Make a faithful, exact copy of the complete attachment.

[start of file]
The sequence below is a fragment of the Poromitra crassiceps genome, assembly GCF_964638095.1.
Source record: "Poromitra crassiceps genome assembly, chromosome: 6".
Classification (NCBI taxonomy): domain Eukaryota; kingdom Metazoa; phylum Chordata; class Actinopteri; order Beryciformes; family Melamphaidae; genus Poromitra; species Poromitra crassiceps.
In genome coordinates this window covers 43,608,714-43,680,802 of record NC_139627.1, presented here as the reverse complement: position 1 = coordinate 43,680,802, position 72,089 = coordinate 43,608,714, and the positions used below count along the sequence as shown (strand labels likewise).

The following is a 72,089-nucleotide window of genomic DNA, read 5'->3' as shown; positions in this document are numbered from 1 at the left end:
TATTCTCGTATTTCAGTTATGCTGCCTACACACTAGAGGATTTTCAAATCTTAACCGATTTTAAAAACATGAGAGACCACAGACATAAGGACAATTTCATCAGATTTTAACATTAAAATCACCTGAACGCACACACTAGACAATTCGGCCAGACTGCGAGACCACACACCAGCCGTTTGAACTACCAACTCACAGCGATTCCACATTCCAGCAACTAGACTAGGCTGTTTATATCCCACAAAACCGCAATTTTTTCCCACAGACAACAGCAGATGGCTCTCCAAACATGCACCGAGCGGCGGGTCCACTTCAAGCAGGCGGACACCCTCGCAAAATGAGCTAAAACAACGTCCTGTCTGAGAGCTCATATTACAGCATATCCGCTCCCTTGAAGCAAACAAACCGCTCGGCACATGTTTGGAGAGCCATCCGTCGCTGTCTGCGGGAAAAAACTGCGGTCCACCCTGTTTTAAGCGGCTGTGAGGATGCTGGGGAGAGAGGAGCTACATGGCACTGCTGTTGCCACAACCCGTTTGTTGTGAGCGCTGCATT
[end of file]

The sequence below is a fragment of the Poromitra crassiceps genome, assembly GCF_964638095.1.
Source record: "Poromitra crassiceps genome assembly, chromosome: 6".
Classification (NCBI taxonomy): domain Eukaryota; kingdom Metazoa; phylum Chordata; class Actinopteri; order Beryciformes; family Melamphaidae; genus Poromitra; species Poromitra crassiceps.
In genome coordinates this window covers 43,608,714-43,680,802 of record NC_139627.1, presented here as the reverse complement: position 1 = coordinate 43,680,802, position 72,089 = coordinate 43,608,714, and the positions used below count along the sequence as shown (strand labels likewise).

The following is a 72,089-nucleotide window of genomic DNA, read 5'->3' as shown; positions in this document are numbered from 1 at the left end:
TATTCTCGTATTTCAGTTATGCTGCCTACACACTAGAGGATTTTCAAATCTTAACCGATTTTAAAAACATGAGAGACCACAGACATAAGGACAATTTCATCAGATTTTAACATTAAAATCACCTGAACGCACACACTAGACAATTCGGCCAGACTGCGAGACCACACACCAGCCGTTTGAACTACCAACTCACAGCGATTCCACATTCCAGCAACTAGACTAGGCTGTTTATATCCCACAAAACCGCAATTTTTTCCCACAGACAACAGCAGATGGCTCTCCAAACATGCACCGAGCGGCGGGTCCACTTCAAGCAGGCGGACACCCTCGCAAAATGAGCTAAAACAACGTCCTGTCTGAGAGCTCATATTACAGCATATCCGCTCCCTTGAAGCAAACAAACCGCTCGGCACATGTTTGGAGAGCCATCCGTCGCTGTCTGCGGGAAAAAACTGCGGTCCACCCTGTTTTAAGCGGCTGTGAGGATGCTGGGGAGAGAGGAGCTACATGGCACTGCTGTTGCCACAACCCGTTTGTTGTGAGCGCTGCATT